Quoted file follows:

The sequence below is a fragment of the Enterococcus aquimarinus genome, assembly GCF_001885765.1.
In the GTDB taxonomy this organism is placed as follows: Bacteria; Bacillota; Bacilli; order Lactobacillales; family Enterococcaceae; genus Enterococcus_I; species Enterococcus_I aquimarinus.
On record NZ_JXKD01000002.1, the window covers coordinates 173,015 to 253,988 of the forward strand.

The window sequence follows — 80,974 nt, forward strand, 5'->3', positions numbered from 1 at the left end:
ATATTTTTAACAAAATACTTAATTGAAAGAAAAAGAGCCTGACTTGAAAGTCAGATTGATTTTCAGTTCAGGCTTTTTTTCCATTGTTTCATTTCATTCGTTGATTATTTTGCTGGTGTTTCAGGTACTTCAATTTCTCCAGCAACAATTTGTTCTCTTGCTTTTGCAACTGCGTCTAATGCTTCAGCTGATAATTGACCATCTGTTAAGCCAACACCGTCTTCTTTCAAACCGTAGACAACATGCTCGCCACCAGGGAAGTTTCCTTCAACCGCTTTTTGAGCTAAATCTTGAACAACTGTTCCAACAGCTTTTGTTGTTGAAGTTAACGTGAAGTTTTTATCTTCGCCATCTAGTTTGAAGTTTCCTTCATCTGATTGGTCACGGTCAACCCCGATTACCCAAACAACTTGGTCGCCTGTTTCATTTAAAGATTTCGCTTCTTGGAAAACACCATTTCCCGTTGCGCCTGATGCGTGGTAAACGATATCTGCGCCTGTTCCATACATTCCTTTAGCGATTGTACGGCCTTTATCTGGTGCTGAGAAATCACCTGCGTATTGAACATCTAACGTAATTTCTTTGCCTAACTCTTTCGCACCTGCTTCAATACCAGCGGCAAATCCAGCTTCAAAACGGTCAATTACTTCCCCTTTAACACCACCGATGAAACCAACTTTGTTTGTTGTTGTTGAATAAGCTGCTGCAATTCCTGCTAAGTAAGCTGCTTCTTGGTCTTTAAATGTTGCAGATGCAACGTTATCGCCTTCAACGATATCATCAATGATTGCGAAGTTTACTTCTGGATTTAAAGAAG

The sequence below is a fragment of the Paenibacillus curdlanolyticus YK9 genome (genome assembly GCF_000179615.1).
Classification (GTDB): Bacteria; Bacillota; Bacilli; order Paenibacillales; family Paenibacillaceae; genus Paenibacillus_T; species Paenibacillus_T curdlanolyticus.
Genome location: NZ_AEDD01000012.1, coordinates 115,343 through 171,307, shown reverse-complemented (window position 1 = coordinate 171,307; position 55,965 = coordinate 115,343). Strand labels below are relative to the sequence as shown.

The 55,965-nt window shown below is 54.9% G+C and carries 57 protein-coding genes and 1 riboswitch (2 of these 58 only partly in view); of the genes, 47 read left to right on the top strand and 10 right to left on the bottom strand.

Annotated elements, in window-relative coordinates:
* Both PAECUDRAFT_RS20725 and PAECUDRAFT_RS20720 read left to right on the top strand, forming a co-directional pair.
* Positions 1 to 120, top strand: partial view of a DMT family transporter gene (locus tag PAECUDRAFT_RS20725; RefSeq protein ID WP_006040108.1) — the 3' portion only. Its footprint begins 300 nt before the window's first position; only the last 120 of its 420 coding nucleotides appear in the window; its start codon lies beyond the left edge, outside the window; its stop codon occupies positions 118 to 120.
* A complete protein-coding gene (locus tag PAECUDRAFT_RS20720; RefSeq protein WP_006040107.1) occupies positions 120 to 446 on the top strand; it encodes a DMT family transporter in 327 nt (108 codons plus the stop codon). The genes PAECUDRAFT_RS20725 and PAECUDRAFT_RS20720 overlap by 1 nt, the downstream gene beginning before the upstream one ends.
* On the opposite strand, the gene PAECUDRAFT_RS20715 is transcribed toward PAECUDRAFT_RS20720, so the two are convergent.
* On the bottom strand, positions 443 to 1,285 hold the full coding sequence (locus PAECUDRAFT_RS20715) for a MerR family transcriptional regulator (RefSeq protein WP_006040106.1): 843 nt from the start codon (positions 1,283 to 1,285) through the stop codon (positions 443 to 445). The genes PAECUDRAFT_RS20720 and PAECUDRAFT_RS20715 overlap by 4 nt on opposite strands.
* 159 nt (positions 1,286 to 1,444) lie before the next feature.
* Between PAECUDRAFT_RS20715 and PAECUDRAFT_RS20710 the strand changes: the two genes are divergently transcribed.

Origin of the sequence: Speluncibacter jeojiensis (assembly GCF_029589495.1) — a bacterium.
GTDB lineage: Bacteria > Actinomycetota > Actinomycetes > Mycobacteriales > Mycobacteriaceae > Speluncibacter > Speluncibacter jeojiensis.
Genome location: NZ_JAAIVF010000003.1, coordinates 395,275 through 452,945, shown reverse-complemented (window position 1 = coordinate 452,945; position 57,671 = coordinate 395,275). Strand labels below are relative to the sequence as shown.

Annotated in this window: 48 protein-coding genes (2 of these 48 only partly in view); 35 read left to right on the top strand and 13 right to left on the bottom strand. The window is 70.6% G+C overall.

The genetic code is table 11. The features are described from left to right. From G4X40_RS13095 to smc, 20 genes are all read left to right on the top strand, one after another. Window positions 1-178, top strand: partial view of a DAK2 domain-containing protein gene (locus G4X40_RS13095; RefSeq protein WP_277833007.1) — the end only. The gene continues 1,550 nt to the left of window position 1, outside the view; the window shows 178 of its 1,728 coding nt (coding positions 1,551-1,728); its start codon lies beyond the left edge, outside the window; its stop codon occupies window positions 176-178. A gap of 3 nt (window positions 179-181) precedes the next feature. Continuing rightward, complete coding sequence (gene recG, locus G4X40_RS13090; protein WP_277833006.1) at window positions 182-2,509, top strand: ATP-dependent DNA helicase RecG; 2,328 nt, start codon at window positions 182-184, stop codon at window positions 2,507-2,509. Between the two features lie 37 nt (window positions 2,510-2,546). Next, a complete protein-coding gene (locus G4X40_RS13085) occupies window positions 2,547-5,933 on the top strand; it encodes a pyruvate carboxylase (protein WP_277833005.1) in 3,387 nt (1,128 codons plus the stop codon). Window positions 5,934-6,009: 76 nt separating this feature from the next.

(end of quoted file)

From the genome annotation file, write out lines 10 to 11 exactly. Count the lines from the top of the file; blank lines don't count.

Annotated elements, in window-relative coordinates:
* Both PAECUDRAFT_RS20725 and PAECUDRAFT_RS20720 read left to right on the top strand, forming a co-directional pair.